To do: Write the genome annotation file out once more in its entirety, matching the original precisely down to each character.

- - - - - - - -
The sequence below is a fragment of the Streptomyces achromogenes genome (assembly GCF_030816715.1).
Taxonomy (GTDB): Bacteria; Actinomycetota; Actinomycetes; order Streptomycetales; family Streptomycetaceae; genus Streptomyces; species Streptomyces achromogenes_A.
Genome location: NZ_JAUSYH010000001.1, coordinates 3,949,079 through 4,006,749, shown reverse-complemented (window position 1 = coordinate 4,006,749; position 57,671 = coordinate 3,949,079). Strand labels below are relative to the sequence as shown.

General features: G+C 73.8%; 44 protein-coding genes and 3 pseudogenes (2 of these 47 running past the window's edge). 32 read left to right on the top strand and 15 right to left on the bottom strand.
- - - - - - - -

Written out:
The sequence below is a fragment of the Streptomyces achromogenes genome (assembly GCF_030816715.1).
Taxonomy (GTDB): Bacteria; Actinomycetota; Actinomycetes; order Streptomycetales; family Streptomycetaceae; genus Streptomyces; species Streptomyces achromogenes_A.
Genome location: NZ_JAUSYH010000001.1, coordinates 3,949,079 through 4,006,749, shown reverse-complemented (window position 1 = coordinate 4,006,749; position 57,671 = coordinate 3,949,079). Strand labels below are relative to the sequence as shown.

General features: G+C 73.8%; 44 protein-coding genes and 3 pseudogenes (2 of these 47 running past the window's edge). 32 read left to right on the top strand and 15 right to left on the bottom strand.